In our work as well as in our lives, food is a common thread that connects us all. Here at the Boston Area Gleaners we are obsessed with how food is grown, harvested, cooked & shared. We have the extreme privilege of visiting many different farms and handling many different kinds of produce, from which we draw a great deal of inspiration. We want to chronicle your food knowledge, stories and recipes in your own words, in your own style. Here BAG's Outreach Coordinator, Leah Costlow, shares her own food story.
Before I moved to Massachusetts and started working for BAG, I spent more than a few years living and working on diversified farms in Maine. My longest stint was 3 years on a horse-powered farm in the midcoast town of Wiscasset. I spent the summers managing sheep pasture and growing veggies with the aid of Bill, Perry, and Millie—three tall, brawny, russet-colored Belgian draft horses. Winters were busy, too, with livestock chores, winter markets, and sustainable logging on the farm’s large woodlot. I lived in a tiny cabin heated for the winter by a tiny wood stove, hauling water in 5-gallon buckets from the farmhouse a quarter mile away, and grabbing veggies every day from the farm’s walk-in cooler. I slept on a futon in the cabin’s cozy loft, accessed by a ladder through a hole in the floor. And let me tell you: I slept very well.
With so much to do from dawn to dusk, it was usually a challenge to actually cook for myself and enjoy the fruits of my own labor. Whenever I stumbled across a quick, delicious, nourishing meal, I would file it away in my mental catalogue of easy recipes. Over time this catalogue became (in my mind, at least) a collection I called “The Apprentice Kitchen.” These aren’t recipes so much as an odd assortment of ideas and guidelines for feeding yourself quickly and seasonally, without too much fuss or mental energy required. And who wouldn’t want to cook like that?
As an apprentice, I had full access to what we called “home use” farm produce. Any gleaner would be familiar with this food—it’s the stuff that would otherwise go to waste! In August and September, this often means ripe, ripe, RIPE tomatoes. Cracked, juicy, fat, heavy tomatoes, at the peak of perfection—but too good to survive a trip to market. Here’s what to do for a miracle meal that's good at any time of day:
Drizzle olive into a small or medium cast-iron pan. When the olive oil is hot, add thick slices of ripe heirloom tomato: I’d go with ½ inch or thicker. Your pan should be small enough that you can cover the bottom with tomato. Season the tomatoes with a little salt and pepper, then crack eggs on top of the tomato slices. Keep the heat at a moderate level, so the olive oil and tomato juice bubbles up around the bottom of the egg, but not so high that the eggs cook too fast. If you like your eggs well done, put a lid on top of the pan after a few minutes. Otherwise, take the pan off the heat when the yolks feel springy. Scrape onto some good sourdough bread and season with salt, pepper, and whatever fresh herbs you might have around.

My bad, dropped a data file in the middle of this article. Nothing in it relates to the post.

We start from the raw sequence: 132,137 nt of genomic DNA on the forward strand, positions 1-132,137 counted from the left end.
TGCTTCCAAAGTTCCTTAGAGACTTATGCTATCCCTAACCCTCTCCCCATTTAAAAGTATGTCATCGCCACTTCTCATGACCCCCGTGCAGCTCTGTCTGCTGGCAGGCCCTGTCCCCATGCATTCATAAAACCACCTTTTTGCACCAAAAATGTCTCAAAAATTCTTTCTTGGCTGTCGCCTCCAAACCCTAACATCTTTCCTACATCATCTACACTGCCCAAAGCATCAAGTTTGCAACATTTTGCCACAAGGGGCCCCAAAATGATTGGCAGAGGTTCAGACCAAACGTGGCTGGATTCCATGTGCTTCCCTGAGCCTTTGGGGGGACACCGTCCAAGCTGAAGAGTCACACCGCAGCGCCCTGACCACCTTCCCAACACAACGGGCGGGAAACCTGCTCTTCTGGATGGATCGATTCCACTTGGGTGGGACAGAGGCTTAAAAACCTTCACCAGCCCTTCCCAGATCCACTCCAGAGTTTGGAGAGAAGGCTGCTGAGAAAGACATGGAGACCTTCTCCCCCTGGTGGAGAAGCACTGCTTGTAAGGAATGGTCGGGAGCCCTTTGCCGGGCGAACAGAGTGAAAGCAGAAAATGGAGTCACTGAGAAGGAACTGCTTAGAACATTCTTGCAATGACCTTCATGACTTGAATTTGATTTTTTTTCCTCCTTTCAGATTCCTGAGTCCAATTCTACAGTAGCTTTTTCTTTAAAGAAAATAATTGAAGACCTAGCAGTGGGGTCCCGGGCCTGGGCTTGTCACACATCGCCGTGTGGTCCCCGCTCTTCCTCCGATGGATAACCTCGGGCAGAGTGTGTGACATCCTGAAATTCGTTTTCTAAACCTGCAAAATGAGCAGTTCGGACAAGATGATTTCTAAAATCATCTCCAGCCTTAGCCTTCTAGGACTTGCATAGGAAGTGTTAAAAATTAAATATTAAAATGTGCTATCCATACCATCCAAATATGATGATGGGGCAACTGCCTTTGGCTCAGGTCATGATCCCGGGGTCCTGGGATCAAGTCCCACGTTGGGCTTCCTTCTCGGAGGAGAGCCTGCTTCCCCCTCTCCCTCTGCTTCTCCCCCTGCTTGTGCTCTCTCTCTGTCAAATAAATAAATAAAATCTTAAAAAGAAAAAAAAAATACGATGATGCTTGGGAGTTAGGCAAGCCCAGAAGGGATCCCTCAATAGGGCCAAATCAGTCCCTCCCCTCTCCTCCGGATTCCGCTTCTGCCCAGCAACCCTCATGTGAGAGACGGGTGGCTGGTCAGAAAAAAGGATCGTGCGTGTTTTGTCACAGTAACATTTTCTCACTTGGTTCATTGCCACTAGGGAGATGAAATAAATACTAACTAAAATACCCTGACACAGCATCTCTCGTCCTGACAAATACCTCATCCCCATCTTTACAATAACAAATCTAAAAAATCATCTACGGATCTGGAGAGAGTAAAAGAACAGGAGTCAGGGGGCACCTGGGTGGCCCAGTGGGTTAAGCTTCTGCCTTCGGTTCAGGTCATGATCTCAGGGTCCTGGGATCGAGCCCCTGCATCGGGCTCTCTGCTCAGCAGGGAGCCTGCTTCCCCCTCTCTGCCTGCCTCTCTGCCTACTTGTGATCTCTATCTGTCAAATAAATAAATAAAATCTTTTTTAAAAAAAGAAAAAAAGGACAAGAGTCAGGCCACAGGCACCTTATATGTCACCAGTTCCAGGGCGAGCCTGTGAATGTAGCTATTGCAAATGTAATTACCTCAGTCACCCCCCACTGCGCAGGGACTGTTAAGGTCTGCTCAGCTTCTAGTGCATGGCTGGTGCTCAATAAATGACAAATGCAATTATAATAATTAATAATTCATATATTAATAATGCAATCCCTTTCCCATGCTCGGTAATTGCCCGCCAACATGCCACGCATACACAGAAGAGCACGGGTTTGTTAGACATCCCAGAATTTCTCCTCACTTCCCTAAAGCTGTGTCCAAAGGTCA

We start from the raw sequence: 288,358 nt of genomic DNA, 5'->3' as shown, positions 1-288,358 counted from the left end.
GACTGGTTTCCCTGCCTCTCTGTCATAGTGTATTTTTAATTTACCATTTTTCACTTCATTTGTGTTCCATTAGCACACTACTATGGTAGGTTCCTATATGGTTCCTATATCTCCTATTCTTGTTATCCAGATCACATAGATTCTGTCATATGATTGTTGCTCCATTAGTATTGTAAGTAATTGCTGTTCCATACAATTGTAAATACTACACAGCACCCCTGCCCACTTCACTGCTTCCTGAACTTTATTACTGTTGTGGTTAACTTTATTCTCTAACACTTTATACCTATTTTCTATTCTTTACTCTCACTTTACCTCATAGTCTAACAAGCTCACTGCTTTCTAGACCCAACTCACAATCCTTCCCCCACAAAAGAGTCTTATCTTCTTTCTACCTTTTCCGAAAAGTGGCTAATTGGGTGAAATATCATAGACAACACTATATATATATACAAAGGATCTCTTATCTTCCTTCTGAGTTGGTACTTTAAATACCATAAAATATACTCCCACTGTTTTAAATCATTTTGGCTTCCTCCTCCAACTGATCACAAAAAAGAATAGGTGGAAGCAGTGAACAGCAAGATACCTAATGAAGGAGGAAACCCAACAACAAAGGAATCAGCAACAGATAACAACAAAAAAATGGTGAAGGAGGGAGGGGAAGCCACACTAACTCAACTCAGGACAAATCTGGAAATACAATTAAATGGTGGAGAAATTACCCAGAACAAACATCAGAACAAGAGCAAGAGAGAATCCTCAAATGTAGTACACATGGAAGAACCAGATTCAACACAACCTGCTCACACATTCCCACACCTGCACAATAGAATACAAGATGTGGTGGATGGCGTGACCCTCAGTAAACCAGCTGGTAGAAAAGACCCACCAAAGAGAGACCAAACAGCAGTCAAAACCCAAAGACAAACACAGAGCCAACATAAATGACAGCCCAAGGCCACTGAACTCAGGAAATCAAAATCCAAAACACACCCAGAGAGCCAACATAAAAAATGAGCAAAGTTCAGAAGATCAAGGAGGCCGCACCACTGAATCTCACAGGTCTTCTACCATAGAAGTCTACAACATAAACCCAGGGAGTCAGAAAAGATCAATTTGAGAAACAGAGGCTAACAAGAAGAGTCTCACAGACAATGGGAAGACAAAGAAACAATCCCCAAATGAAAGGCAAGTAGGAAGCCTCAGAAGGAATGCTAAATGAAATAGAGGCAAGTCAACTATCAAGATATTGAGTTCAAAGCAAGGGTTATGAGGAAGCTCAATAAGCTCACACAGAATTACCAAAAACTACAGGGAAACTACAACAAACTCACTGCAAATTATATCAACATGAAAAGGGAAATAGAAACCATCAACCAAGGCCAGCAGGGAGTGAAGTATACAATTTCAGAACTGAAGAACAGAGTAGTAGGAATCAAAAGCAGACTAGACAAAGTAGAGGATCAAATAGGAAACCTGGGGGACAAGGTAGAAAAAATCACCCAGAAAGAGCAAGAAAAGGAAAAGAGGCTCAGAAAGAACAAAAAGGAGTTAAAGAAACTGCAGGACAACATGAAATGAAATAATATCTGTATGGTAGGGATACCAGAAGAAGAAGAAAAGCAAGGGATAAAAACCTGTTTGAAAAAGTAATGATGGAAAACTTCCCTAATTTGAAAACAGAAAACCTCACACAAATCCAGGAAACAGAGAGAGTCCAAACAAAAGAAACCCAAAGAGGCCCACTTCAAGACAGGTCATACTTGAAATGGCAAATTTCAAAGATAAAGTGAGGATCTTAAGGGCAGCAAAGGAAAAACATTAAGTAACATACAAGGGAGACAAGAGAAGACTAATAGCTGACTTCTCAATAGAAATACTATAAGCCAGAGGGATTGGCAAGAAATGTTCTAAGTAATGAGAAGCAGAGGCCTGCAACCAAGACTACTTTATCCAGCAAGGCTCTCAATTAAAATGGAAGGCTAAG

Whether you’re a farm apprentice or a gleaner, this is a meal to satisfy...no matter how tired, hungry, and sore you are.
By Leah Costlow
Simple or complex, innovative or an old standby, we want to know what gleaned dishes you love! Contribute to the upcoming BAG cookbook, and have your recipe featured here on the blog!
Email your recipes to Miss Jeanie at missGLEANie@gmail.com
Since 1988, Fair Foods has been rescuing high quality surplus produce from the landfill and bringing it to communities across the Boston metro area. Each year they distribute as much as 5 million pounds of fruits and veggies that would otherwise end up in a dumpster. Here Leah Costlow, Operations Team Leader, describes the day that BAG staff spent volunteering at a Fair Foods market.
Whenever we bring volunteers out to glean, there’s one question that always gets asked: “Where is this food going to end up?” Harvesting fresh, local produce is just one side of the gleaning equation, and our volunteers are eager to learn about when and where the delicious food we glean will be enjoyed.
But it’s not just volunteers who want to better understand how gleaned produce gets from farm to table. On July 19th, BAG staff got a ground-level view of Fair Foods, one of the many hunger relief agencies in our distribution network. As part of an ongoing effort to get acquainted with our partners, the whole Operations crew spent the afternoon volunteering with Fair Foods at one of their dozens of pop-up farmers market locations. Every day, Fair Foods staff and volunteers bring fresh fruits and veggies to schools, churches, public housing, and senior centers all over Boston. Much like the local produce that BAG rescues, this produce is high quality food that cannot be marketed—whether due to cosmetic imperfections, reduced demand, or an overabundant supply that drives down market prices. Fair Foods receives this food and brings it into communities where affordable food is in short supply. Preventing food waste and bringing food to families all at the same time… Makes sense, right?